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Let Baby P rest in peace, says cleric who took his funeral

by
26 November 2008

by Margaret Holness

Baby P ITV NEWS/PA

Baby P ITV NEWS/PA

IT IS A YEAR this Sunday since the funeral of the toddler now known to the world as Baby P took place at a north-London crematorium. The Anglican priest who conducted the ceremony wants to put the record straight.

“This was no scantily attended ‘pauper’s funeral’, as some reports have claimed,” she said this week. “It was a dignified occasion, planned with great care by Baby P’s father and close family. They chose music and poems that helped them express their feelings. And when the day came, rela­tives and friends packed the crem­atorium chapel. Some had travelled from Scotland to show solidarity. There was no mistaking their sorrow.”

A former nursery leader, the priest is often asked to take funerals of babies and young children, especially when a particular kind of sensitivity is needed. She wishes to be known only as Margaret because, she says: “This is Baby P’s story, not mine.”

On this occasion, she was told only that the baby had died in tragic circumstances, that the mother was in prison, and the chief mourner was the father. She was unaware at the time that the mother was implicated in the death of her baby at the hands of her boyfriend and a lodger.

Details of these extreme circum­stances went unmentioned when she visited the father. “He hadn’t been able to see his baby for weeks before he died three months earlier. Then officials had taken over. I felt it was important for him to have the funeral he wanted for his child, to be in con­trol. He said his child was now ‘out of pain’. He wanted, he said, a dignified funeral ‘so he can rest in peace’.”

As the funeral began on Friday 30 November last year, using the popular setting of Psalm 23, Baby P’s father carried his son’s coffin into the chapel. He spoke during the service of his brief memories of the boy’s life. Members of the family read poems, and, as the service ended, mourners listened to Eric Clapton’s “Tears in Heaven”, which was written after the rock musician’s young child was killed in a fall.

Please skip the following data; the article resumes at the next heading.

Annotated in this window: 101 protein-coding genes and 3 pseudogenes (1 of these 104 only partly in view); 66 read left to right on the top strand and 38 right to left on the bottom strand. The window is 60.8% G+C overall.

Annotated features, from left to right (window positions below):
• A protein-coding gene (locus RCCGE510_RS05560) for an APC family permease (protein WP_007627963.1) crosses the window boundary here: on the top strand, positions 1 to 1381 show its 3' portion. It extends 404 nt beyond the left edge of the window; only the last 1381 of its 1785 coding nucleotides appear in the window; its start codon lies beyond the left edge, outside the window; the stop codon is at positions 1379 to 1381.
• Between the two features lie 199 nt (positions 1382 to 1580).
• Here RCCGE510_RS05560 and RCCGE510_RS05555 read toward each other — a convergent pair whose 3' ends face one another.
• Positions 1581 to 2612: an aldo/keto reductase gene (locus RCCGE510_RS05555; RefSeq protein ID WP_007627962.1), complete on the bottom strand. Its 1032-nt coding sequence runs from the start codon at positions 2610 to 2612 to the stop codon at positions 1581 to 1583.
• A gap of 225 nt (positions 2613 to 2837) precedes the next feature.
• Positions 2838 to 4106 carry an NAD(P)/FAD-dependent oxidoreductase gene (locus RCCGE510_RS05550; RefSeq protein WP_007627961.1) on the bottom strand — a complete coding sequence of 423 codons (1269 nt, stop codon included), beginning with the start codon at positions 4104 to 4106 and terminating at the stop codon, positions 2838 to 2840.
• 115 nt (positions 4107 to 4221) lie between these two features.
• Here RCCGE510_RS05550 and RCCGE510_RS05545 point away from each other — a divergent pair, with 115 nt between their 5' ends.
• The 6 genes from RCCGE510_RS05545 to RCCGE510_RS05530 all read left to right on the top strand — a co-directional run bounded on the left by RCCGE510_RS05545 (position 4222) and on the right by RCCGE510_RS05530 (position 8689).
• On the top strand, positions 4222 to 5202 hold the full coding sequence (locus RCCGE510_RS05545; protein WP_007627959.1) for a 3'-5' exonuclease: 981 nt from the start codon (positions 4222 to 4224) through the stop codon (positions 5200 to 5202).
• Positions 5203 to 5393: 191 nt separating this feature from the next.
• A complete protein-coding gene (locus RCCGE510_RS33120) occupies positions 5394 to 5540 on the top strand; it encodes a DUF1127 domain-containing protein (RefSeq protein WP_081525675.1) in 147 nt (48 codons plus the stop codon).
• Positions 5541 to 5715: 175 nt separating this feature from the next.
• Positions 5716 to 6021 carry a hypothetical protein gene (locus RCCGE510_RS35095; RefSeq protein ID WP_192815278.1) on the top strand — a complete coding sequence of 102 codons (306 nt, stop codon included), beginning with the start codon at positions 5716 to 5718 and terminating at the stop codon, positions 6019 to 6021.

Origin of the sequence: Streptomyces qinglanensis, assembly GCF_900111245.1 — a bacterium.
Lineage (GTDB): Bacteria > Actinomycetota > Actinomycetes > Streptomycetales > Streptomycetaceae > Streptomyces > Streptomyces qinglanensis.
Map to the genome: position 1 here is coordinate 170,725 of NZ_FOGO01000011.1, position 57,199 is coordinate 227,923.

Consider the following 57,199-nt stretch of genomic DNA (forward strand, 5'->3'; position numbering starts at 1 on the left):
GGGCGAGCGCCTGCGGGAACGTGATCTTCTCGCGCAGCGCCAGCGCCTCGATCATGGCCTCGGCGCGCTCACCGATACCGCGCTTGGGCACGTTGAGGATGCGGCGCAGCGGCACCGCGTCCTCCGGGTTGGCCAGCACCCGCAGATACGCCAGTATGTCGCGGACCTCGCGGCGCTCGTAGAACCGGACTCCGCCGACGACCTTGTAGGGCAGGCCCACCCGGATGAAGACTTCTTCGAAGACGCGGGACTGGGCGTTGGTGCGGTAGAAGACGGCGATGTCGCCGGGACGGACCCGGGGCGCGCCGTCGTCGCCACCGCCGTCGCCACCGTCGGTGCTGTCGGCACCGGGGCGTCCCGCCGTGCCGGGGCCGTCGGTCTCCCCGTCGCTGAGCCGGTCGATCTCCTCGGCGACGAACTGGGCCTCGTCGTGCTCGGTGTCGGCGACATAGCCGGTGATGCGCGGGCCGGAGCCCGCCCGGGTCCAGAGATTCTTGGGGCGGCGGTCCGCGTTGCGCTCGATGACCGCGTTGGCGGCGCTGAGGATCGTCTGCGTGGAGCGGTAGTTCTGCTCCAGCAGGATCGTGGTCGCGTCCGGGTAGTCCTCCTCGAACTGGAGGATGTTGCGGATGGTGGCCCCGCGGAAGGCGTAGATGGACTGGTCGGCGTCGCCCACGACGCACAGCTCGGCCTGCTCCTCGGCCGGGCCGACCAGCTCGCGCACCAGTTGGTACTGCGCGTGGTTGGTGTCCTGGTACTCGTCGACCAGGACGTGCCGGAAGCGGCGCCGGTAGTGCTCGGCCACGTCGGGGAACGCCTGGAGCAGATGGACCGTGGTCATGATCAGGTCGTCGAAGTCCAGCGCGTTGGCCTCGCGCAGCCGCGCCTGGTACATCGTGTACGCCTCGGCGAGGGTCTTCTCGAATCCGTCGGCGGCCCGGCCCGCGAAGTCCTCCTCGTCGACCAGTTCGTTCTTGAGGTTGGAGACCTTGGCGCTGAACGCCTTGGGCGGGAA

As the funeral began on Friday 30 November last year, using the popular setting of Psalm 23, Baby P’s father carried his son’s coffin into the chapel. He spoke during the service of his brief memories of the boy’s life. Members of the family read poems, and, as the service ended, mourners listened to Eric Clapton’s “Tears in Heaven”, which was written after the rock musician’s young child was killed in a fall.

Outside the crematorium chapel, relatives from both sides of the family talked to each other of their grief and bewilderment. “Everyone behaved impeccably,” Margaret says. A discreet police presence, provided to deal with possible intruders, proved unneces­sary. “It was all as Baby P’s father wanted.”

Margaret has taken the funerals of several more babies since then, and at first she did not connect the funeral last November with the horrific case that has dominated the headlines this month. Realisation dawned only when she remarked to the undertaker that Baby P’s funeral must have been a tricky one. “Well, you managed it OK,” he replied.

She is less than sanguine about the way in which the area of the crem­atorium garden where Baby P’s ashes are scattered, near those of his grand­parents, is now marked by a plaque paid for by a daily newspaper. It is being turned into a sort of secular shrine by people with no connection to the child or his family. It is crowded by mounds of withering flowers, soft toys, and cards bearing messages about “grief”, “horror”, and “love”.

A dedicated website carries similar messages, many of them mentioning angels, as well as appeals from at least two charities, and advertisements for pre-planned funerals and a family-history website.

After another child’s funeral last week, Margaret was interrupted while comforting the bereaved parents by a woman who demanded to know where Baby P’s grave was. “It’s the Diana syndrome on a small scale. People want a share in the action. They want to be able to say ‘I’ve been there.’ All Baby P’s father wanted was for his child to rest in peace, and I think he should have that.”

A dedicated website carries similar messages, many of them mentioning angels, as well as appeals from at least two charities, and advertisements for pre-planned funerals and a family-history website.

After another child’s funeral last week, Margaret was interrupted while comforting the bereaved parents by a woman who demanded to know where Baby P’s grave was. “It’s the Diana syndrome on a small scale. People want a share in the action. They want to be able to say ‘I’ve been there.’ All Baby P’s father wanted was for his child to rest in peace, and I think he should have that.”

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